If you’re in the ethical fashion world you may have come across new activewear brand TALA. The brand was set up last year by social media influencer Grace Beverly and has become immensely popular since its first release. The brand is represented as a sustainable alternative to stylish active wear, made up of 92% recycled materials.
Whenever I want to look a little more into a brand my first stop is always Good on You, the app that provides all the info on brands sustainability and ethics. TALA is rated as ‘Good’ on Good on You, which is the second highest rating. It has a lot of great environmental credentials; as I mentioned it’s made up of 92% recycled materials, and it seems that every care has been taken to make the packaging, as well as all the other little bits that come along with a fashion product, sustainable. Notably, the tags that turn into plants!
They also sell a fibre filter bag; acknowledging the huge issue of microfibres and attempting to do their bit about the problem, which is definitely a great step.
Good on You states that TALA’s labour rating is ‘It’s a start’. The garments are made in Portugal, which is medium risk country for labour abuses, they trace part of their supply chain and carry out some auditing. This is definitely a good start and much better than a lot of other brands, but definitely an area where a little more improvement could happen. They do not have evidence that their workers are paid a living wage.
Activewear is one of those areas where you oftentimes end up having to buy new; second hand isn’t really an option here as most people’s old activewear is pretty worn out by the time they’re finished with it. TALA is working harder to be better for the planet than other popular activewear brands like Nike and Gymshark.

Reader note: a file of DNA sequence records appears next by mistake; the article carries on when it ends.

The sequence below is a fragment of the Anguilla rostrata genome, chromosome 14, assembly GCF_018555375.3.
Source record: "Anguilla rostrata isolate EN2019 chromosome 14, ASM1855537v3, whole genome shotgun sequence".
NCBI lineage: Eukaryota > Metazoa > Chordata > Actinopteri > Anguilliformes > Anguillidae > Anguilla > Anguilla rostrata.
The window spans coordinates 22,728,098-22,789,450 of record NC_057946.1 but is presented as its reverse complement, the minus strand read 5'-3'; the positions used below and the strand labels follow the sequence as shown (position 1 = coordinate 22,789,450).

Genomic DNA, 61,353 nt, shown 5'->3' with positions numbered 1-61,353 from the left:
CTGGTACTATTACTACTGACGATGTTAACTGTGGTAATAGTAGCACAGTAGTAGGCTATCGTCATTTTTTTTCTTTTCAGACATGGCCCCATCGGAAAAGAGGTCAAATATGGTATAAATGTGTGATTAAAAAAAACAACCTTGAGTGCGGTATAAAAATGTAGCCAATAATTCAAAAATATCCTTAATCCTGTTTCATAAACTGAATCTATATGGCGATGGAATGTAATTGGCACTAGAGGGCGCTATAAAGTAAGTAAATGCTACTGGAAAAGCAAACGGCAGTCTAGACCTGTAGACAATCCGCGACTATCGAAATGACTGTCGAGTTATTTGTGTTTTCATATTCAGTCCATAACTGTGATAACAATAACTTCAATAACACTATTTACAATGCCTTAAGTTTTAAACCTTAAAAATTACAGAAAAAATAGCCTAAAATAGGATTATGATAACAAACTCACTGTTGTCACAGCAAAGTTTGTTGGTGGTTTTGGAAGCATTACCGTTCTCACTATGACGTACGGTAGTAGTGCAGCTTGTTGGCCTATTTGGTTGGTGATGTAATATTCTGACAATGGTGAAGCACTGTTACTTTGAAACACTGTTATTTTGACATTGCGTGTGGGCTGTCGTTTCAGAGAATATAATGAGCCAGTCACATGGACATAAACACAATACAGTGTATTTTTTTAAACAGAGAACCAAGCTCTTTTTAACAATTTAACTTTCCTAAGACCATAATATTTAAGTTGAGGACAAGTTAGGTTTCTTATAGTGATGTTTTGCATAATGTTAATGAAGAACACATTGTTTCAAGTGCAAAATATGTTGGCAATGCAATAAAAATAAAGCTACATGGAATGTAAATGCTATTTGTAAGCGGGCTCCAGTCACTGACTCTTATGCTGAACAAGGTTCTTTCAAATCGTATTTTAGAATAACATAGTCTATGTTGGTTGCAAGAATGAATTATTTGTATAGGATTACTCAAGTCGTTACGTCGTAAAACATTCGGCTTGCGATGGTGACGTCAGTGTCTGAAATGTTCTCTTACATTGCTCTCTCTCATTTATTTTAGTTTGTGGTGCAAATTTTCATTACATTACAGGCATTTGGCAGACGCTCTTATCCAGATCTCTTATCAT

Something that’s always interesting to observe with sustainable brands is the marketing, and this is where I always find myself in a real dilemma. A sustainable fashion brand needs to sell well in order to stay afloat and make sustainable fashion more accessible to everyone but at the same time, marketing in a way that makes people want to buy clothing unnecessarily results in damage to the environment.
TALA definitely markets in a way that makes you really want to buy their clothing; but I think it’s impossible for a sustainable brand to strike the balance between having products that people want to buy, but not so much that they buy them when they don’t need them.
On reading a few comments on one of TALA’s Instagram posts, I did see quite a few people stating that they had bought items and they had ripped or broken quite soon after. I haven’t bought any of their clothes myself so I can’t really say anything about the quality, but it did make me wonder if they are prioritising this. I also noticed one commenter saying that the fact that TALA releases new collections around every two weeks makes it look as though it’s acting very similarly to fast fashion brands. It will be interesting to see if this trend continues; as if it does it seems that TALA is neglecting the notion of slow fashion, which in my opinion is essential to be a truly sustainable brand. It doesn’t matter how sustainable your materials are if you’re producing at an unsustainable rate.
On another note, a positive of TALA is that it markets and sells to all different sizes; with the clothes ranging from a UK size 4-20 they are inclusive of a wide variety of shapes. They also don’t shy away from using models that don’t fit the conventional thin fitness model image in their marketing and website images; which is something that is rare to see but really important.
I can also admire that it is run by a young female; it’s concerning how male dominated the fashion industry is, so I always think it’s great to support female-led businesses.
I believe that TALA is having a positive effect, encouraging people who would otherwise buy from brands that have no eco credentials whatsoever to a brand that is making a significant effort. They definitely have a few shortfalls that need to be addressed but I would potentially consider buying from them in the future. I would definitely like their labour credentials to a be a little more cemented before I did make a purchase, and I’d really like to see them truly embody slow fashion.
Have you shopped at TALA or would you consider shopping there in the future?